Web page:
“Citizens’ jury questions economics of nuke dump” is the headline to Rebecca Puddy’s article on page 2 of The Australian on Monday 11 July, 2016. Ms Puddy’s article begins: “The bid to establish a nuclear waste facility in South Australia has suffered a further setback, after an independent “citizens’ jury” raised concerns about the economic viability of the project.…after hearing from experts, the jury questioned the economic underpinnings of the [nuclear royal] commission’s findings.” Daniel Wills, State Political Editor of The Advertiser, wrote an article (“Nuclear jury calls for more rigorous information”) on the same day in which he said: “A citizens’ jury of 54 people has called for closer analysis of the business case underpinning a proposed nuclear waste dump in SA…” (The Advertiser, 11 July, 2016, p.4).
I attended the citizens’ jury’s deliberations on Saturday 9 July, as an expert witness. This was principally as a result of my articles opposing the dump in my Tuesday column in In Daily. There was one other expert economics witness questioning the economics of the dump: Rod Campbell, Research Director of the Australia Institute in Canberra. Several of the expert witnesses supporting the economics of the dump had been involved in undertaking the economic/financial analysis of the dump for the Royal Commission.
The Jury operated as a free-flowing discussion rather than with set pieces presented by the witnesses followed by questions from the jurors. The issues are difficult and technical. But the jurors were great. They made me think that if I am ever in deep trouble with the law, I will always opt for trial by jury.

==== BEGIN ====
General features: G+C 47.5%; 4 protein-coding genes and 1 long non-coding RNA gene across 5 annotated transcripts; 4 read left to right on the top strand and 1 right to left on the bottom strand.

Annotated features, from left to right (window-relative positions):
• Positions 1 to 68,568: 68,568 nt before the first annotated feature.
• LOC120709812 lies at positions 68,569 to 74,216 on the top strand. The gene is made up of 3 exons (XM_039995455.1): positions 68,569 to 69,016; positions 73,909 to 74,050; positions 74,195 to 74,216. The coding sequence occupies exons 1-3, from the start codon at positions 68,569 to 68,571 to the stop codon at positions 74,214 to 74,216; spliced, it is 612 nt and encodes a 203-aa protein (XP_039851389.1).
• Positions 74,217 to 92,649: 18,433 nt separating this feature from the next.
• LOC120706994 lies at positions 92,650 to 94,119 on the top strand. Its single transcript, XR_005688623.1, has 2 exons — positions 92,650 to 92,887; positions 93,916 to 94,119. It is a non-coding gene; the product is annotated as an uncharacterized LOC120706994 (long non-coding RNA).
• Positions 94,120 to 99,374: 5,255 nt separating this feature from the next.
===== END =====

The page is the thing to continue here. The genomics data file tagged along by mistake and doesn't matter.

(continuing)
My fellow citizens on the jury were sensible, common-sense, people, who could see that the proposed dump was not a business proposition (as described in the Royal Commission’s prospectus) that any sensible person would invest in. They quite properly insisted that the business prospectus for the dump should be made watertight – or the dump abandoned.
Pertinent questions various jurors asked included:
- What is the Royal Commission’s guesstimate of the value of the dump based on?
- Are we factoring in new technology? [The proposed project lasts for 120 years.]
- Are we burying a lost opportunity if future value is identified in the waste? [For example, to be used as fuel in 4th generation nuclear power stations.]
- Who takes accountability for managing the storage facility?
- How can the Net Present Value of the dump be presented in a language that a common person can understand?
- How do we quantify the benefit economically of the proposed nuclear storage facility? How robust are the assumptions in the Royal Commission’s Report?
- Is the proposal purely for the money? What else could the State do?
- What will the dump really cost? [Having the new Royal Adelaide Hospital in mind]
- How much would we be able to sell the dump for?
- If the Royal Commission’s dump proposal was floated as a business in the United States, would you buy shares in it? What would need to be done to make you willing to buy shares in it?
I led off my remarks by asking the question: “Does the nuclear dump proposition presented in the Royal Commission’s Report stack up as a business? Would you put your money into it?” I then quoted South Australian Treasurer, Tom Koutsantonis’s Budget Speech to State Parliament on 7 July:
“Mr Speaker, there is no single measure or silver bullet that will address the challenges our state currently faces, not Olympic Dam or the future submarines, not Arrium nor the nuclear Royal Commission. But tax cuts are key, innovation is important, education is vital, health is essential and infrastructure is critical.”